I got to thinking a little bit about Candyland's movement rules and how they could still be relevant in an modern board game. For a refresher: In Candyland, you play a card and move your pawn forward along a linear track, to the nearest colored space matching the played card.
An updated and elegant version of this mechanic is found in Cartagena (shown above). The players must still play cards and move their pawn forward, but the only way to draw new cards is to move backward along the track. Still, the track is linear and the game is very much a race to the finish.
Now I'm thinking about a point-to-point movement mechanic played on a hex map with various terrain types, gradating from beach, to plain, to suburb, to city, to mountain, to forest, and so on. In order to move to any part of the map, you may simply play a card matching the terrain type of your chosen destination. Want to go to the desert? Just play a desert card.
Here's the catch: You must pay for the journey by discarding one card for each new terrain between your current location and your destination. Any card will do, the discarded cards don't need to match the crossed terrain. They're just an abstract representation of the cost of movement. Thus, moving within the same terrain is free. Moving to a neighboring terrain costs one card. Moving from, say, desert to jungle costs a lot more.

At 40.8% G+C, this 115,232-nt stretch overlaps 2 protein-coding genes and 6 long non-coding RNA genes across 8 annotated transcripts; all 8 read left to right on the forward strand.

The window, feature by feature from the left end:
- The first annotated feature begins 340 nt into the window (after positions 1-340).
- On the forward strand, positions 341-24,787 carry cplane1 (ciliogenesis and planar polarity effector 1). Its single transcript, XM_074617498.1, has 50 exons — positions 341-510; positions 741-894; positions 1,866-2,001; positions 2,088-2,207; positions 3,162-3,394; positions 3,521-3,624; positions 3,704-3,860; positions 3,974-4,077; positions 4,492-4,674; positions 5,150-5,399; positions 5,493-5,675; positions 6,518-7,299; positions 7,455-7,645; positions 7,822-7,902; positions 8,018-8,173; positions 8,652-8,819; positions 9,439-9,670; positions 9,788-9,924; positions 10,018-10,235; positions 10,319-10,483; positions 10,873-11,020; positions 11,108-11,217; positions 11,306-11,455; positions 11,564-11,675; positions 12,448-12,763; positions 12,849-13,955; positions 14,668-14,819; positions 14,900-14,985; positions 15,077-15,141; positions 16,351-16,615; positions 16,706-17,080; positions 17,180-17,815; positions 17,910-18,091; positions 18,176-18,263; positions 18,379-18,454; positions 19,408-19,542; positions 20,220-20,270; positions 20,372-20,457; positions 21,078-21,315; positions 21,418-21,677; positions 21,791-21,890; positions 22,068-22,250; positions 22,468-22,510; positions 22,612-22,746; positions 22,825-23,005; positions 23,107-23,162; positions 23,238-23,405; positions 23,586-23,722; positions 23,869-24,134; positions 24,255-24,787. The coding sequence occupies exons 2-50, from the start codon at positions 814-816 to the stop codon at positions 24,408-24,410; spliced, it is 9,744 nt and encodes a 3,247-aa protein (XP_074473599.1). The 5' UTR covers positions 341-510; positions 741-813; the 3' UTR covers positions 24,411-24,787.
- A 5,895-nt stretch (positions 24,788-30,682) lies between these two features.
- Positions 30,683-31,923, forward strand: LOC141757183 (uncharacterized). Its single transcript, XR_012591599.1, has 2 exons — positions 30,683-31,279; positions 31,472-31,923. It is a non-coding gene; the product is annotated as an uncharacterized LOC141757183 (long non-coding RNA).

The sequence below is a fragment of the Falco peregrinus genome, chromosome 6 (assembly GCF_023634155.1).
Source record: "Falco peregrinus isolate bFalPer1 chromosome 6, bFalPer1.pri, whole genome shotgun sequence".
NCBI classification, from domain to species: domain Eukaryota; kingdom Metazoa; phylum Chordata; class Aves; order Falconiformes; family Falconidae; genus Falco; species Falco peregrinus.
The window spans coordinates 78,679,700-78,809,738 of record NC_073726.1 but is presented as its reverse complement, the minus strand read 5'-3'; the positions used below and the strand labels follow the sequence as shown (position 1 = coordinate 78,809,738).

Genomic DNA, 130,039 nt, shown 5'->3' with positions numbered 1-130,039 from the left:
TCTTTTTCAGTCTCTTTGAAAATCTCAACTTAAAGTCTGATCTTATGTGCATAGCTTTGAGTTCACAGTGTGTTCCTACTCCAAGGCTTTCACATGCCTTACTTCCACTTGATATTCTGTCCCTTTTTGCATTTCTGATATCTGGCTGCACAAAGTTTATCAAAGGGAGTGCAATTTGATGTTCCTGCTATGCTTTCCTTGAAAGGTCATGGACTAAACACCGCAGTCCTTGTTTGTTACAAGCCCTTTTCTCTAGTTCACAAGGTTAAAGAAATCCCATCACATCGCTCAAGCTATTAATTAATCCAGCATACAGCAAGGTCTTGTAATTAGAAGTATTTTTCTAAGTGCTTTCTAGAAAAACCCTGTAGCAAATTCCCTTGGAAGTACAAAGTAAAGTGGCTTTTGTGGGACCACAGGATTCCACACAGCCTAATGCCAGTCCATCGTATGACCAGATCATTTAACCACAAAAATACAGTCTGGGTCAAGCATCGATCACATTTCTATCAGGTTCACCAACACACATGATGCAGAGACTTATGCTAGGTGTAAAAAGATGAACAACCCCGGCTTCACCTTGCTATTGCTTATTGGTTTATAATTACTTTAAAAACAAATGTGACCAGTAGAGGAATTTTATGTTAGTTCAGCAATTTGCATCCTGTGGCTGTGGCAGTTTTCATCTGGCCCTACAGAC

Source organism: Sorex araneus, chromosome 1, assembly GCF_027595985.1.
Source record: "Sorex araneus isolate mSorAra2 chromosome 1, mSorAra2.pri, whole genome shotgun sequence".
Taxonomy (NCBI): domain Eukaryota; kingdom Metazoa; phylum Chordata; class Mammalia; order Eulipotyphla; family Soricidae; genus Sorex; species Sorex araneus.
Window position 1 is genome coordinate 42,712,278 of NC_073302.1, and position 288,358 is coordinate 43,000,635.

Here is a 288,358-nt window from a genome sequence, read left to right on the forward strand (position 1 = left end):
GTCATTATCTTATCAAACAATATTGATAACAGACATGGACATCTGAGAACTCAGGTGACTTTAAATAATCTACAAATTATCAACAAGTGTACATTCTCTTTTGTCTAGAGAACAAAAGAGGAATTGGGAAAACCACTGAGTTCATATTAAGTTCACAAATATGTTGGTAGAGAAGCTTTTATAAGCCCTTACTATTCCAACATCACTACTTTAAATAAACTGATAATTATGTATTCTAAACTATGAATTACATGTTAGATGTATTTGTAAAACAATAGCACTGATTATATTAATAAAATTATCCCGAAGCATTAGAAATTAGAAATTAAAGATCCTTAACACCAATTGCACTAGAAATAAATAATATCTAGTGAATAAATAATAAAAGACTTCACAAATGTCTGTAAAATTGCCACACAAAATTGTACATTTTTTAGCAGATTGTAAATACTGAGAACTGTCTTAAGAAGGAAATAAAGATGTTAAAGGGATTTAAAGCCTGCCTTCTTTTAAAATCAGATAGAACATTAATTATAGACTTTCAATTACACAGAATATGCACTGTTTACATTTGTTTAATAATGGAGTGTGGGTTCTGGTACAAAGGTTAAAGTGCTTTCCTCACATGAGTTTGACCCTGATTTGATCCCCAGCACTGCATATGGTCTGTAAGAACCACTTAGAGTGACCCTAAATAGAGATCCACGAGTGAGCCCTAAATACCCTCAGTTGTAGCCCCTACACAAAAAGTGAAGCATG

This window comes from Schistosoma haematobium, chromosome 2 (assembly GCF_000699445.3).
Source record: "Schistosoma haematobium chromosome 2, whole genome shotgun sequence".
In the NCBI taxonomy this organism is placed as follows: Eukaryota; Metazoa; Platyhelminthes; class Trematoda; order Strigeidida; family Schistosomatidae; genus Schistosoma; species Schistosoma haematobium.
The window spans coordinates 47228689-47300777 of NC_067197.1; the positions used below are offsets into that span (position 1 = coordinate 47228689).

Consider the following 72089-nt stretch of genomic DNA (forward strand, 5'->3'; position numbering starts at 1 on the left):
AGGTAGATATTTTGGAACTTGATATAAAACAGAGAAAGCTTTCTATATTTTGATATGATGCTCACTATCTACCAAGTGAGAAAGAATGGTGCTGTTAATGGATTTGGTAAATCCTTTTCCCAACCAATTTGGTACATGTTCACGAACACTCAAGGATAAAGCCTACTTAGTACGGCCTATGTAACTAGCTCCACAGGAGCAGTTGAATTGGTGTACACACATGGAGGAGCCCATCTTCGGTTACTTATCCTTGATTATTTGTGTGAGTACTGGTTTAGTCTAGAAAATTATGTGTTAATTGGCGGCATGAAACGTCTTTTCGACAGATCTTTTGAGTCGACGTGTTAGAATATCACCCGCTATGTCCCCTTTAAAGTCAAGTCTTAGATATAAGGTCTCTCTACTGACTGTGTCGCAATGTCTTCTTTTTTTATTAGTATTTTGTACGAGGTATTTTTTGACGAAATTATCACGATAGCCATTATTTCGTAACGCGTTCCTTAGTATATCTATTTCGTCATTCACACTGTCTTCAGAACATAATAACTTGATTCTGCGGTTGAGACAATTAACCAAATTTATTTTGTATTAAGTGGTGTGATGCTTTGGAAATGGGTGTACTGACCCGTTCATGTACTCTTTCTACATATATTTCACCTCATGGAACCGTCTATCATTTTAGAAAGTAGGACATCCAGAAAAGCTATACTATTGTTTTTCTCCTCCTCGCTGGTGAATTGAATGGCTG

I can see a pickup-and-deliver game using this mechanic. Tension can be added by including deliverable goods on the cards, thus you're not just spending fuel, you're spending precious cargo. Anyhoo, feel free to lift this mechanic for something you're working on. Might be useful!